How many of us convince ourselves that we would love to work out regularly, if only we had ‘more time’? It’s easy to claim that you’re simply too busy to slog it out at the gym, or even to fit in a quick morning run before work. After all, who has the time for anything anymore?
Enter high intensity interval training (or HIIT).
In very basic terms, HIIT workouts centre around short bursts of very intense activity, alternating with periods of less strenuous activity or complete rest. One example of this would be to sprint at maximum speed for thirty seconds, and then walk for one minute, repeating this sequence for ten minutes for a short but very effective fat-fighting workout.
Still think you don’t have the time to work out? Read on for five key benefits of HIIT that might just persuade you to surrender ten extra minutes in bed in the morning, and opt for a HIIT workout instead.
HIIT can give you a day-long metabolism boost. This is due to the fact that we consume more oxygen during intense activity than in slower, steady-state exercise. This in itself can increase post-exercise metabolism, and means that we continue to burn calories long after exercising.
Burn More Fat
We burn both fat and carbohydrates when we exercise, but the proportion varies according to the intensity of the exercise. Studies have shown that, over time, shorter high-intensity workouts result in greater fat loss than steady-state cardio sessions. This means you get a whole lot more bang for your buck when you sweat it out in a HIIT session, rather than spending twice as much time jogging on a treadmill at, say, 60% of your maximum exertion.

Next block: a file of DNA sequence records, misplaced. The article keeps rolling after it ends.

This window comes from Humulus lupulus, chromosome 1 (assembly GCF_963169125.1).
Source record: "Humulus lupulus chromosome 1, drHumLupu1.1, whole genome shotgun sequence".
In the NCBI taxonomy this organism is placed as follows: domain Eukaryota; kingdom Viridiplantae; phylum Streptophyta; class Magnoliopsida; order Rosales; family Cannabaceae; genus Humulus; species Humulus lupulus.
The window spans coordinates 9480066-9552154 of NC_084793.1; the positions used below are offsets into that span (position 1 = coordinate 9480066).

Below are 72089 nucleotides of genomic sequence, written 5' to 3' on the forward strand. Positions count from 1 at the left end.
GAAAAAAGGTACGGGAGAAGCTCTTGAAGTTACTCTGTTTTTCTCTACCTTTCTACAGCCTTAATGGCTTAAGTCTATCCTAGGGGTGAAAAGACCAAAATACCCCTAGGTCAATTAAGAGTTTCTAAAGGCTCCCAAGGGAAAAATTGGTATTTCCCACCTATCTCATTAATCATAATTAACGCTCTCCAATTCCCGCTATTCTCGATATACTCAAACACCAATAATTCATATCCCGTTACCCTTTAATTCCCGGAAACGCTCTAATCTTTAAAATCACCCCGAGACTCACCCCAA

No Equipment Needed
One of the real advantages of HIIT is that you can work out without the need of weights or fancy cardio equipment. The key is to just get your body moving at maximum output. Anything plyometric (exercises based around having muscles exert maximum force in short intervals) will get the job done – accelerating your heart rate and increasing your speed and power. This can include lunges, squat thrusts, jumping jacks or burpees – all exercises that require no equipment whatsoever.
While it is commonly thought that exercising makes you hungry, evidence suggests that HIIT can actually help to suppress your appetite. One study conducted by the University of Western Australia concluded that ghrelin (the hunger-stimulating hormone) was suppressed in subjects who participated in HIIT, and therefore decreased their appetite for a period of time after exercising.
Quick (But Not Necessarily Easy)
HIIT is an extremely efficient way of squeezing in a great workout into a short space of time. The fact that maximum results can even be achieved from a session that lasts less than ten minutes means that HIIT is the ideal type of workout if you’re on a tight schedule. Due to the extreme level of intensity the workout requires (as stated, it’s not easy!) you can get all the benefits of a rigorous gym session in a mere fraction of the time.
The 7 Minute Scientific Workout is an example of a High Intensity Interval Training (HIIT) Workout